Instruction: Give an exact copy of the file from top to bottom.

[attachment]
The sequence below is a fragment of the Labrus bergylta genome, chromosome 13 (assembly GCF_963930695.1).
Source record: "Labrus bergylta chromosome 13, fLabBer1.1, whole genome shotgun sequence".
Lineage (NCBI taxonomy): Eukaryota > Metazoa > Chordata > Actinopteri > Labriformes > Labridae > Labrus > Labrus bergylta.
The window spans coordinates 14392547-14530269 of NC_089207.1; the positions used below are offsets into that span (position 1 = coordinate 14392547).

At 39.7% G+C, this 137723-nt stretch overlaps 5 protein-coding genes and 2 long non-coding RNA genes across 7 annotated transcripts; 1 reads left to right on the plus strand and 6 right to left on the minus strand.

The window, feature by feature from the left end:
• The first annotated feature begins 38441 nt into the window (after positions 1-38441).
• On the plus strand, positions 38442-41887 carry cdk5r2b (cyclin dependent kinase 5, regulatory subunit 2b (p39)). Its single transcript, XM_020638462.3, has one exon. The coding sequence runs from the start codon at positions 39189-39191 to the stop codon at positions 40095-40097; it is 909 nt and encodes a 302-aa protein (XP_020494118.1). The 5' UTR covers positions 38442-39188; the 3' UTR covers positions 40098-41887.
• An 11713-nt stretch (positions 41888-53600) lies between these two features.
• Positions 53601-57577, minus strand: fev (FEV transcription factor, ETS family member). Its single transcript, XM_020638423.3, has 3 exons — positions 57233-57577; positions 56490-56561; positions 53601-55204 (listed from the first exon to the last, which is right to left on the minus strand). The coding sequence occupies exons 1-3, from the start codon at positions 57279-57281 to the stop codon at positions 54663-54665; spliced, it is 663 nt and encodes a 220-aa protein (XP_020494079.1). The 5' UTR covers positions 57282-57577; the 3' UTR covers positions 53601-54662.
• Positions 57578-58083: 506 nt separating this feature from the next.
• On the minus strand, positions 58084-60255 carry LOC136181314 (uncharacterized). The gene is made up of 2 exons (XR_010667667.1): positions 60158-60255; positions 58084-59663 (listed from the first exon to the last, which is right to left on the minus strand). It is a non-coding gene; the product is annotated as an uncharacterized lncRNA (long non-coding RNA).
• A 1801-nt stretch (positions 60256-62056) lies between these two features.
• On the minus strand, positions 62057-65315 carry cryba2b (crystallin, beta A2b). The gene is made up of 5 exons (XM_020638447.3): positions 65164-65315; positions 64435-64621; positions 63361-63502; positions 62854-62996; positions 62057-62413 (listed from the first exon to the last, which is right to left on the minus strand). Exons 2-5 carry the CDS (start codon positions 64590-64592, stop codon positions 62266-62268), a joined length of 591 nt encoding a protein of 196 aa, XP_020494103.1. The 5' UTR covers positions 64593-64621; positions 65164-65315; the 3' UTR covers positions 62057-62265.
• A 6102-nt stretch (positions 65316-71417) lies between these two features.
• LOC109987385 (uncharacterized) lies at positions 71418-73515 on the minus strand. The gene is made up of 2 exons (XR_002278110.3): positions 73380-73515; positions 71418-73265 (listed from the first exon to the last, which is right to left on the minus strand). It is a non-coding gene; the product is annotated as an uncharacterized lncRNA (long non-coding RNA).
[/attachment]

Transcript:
The sequence below is a fragment of the Labrus bergylta genome, chromosome 13 (assembly GCF_963930695.1).
Source record: "Labrus bergylta chromosome 13, fLabBer1.1, whole genome shotgun sequence".
Lineage (NCBI taxonomy): Eukaryota > Metazoa > Chordata > Actinopteri > Labriformes > Labridae > Labrus > Labrus bergylta.
The window spans coordinates 14392547-14530269 of NC_089207.1; the positions used below are offsets into that span (position 1 = coordinate 14392547).

At 39.7% G+C, this 137723-nt stretch overlaps 5 protein-coding genes and 2 long non-coding RNA genes across 7 annotated transcripts; 1 reads left to right on the plus strand and 6 right to left on the minus strand.

The window, feature by feature from the left end:
• The first annotated feature begins 38441 nt into the window (after positions 1-38441).
• On the plus strand, positions 38442-41887 carry cdk5r2b (cyclin dependent kinase 5, regulatory subunit 2b (p39)). Its single transcript, XM_020638462.3, has one exon. The coding sequence runs from the start codon at positions 39189-39191 to the stop codon at positions 40095-40097; it is 909 nt and encodes a 302-aa protein (XP_020494118.1). The 5' UTR covers positions 38442-39188; the 3' UTR covers positions 40098-41887.
• An 11713-nt stretch (positions 41888-53600) lies between these two features.
• Positions 53601-57577, minus strand: fev (FEV transcription factor, ETS family member). Its single transcript, XM_020638423.3, has 3 exons — positions 57233-57577; positions 56490-56561; positions 53601-55204 (listed from the first exon to the last, which is right to left on the minus strand). The coding sequence occupies exons 1-3, from the start codon at positions 57279-57281 to the stop codon at positions 54663-54665; spliced, it is 663 nt and encodes a 220-aa protein (XP_020494079.1). The 5' UTR covers positions 57282-57577; the 3' UTR covers positions 53601-54662.
• Positions 57578-58083: 506 nt separating this feature from the next.
• On the minus strand, positions 58084-60255 carry LOC136181314 (uncharacterized). The gene is made up of 2 exons (XR_010667667.1): positions 60158-60255; positions 58084-59663 (listed from the first exon to the last, which is right to left on the minus strand). It is a non-coding gene; the product is annotated as an uncharacterized lncRNA (long non-coding RNA).
• A 1801-nt stretch (positions 60256-62056) lies between these two features.
• On the minus strand, positions 62057-65315 carry cryba2b (crystallin, beta A2b). The gene is made up of 5 exons (XM_020638447.3): positions 65164-65315; positions 64435-64621; positions 63361-63502; positions 62854-62996; positions 62057-62413 (listed from the first exon to the last, which is right to left on the minus strand). Exons 2-5 carry the CDS (start codon positions 64590-64592, stop codon positions 62266-62268), a joined length of 591 nt encoding a protein of 196 aa, XP_020494103.1. The 5' UTR covers positions 64593-64621; positions 65164-65315; the 3' UTR covers positions 62057-62265.
• A 6102-nt stretch (positions 65316-71417) lies between these two features.
• LOC109987385 (uncharacterized) lies at positions 71418-73515 on the minus strand. The gene is made up of 2 exons (XR_002278110.3): positions 73380-73515; positions 71418-73265 (listed from the first exon to the last, which is right to left on the minus strand). It is a non-coding gene; the product is annotated as an uncharacterized lncRNA (long non-coding RNA).